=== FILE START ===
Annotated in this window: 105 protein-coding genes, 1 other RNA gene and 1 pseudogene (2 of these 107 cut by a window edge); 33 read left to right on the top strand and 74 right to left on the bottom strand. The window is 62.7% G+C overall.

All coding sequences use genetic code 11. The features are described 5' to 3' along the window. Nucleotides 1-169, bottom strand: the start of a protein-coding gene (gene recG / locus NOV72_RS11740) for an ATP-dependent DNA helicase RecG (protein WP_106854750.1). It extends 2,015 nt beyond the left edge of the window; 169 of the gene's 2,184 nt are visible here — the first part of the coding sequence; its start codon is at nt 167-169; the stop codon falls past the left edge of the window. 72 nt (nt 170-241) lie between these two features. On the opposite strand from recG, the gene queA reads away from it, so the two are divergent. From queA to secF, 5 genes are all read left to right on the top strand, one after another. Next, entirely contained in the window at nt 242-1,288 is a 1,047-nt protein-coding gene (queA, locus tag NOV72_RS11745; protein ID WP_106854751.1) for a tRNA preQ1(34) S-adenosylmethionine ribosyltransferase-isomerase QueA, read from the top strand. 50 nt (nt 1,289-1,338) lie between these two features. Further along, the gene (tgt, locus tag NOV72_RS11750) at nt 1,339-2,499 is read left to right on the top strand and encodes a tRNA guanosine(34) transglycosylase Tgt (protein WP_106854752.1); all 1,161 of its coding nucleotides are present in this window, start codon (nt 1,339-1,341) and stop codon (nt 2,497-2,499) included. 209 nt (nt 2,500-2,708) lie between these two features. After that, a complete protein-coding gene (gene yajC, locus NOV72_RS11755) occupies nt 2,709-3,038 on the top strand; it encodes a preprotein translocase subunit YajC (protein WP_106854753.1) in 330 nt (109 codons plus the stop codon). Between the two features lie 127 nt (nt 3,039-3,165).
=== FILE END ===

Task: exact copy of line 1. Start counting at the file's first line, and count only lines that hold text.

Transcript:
Annotated in this window: 105 protein-coding genes, 1 other RNA gene and 1 pseudogene (2 of these 107 cut by a window edge); 33 read left to right on the top strand and 74 right to left on the bottom strand. The window is 62.7% G+C overall.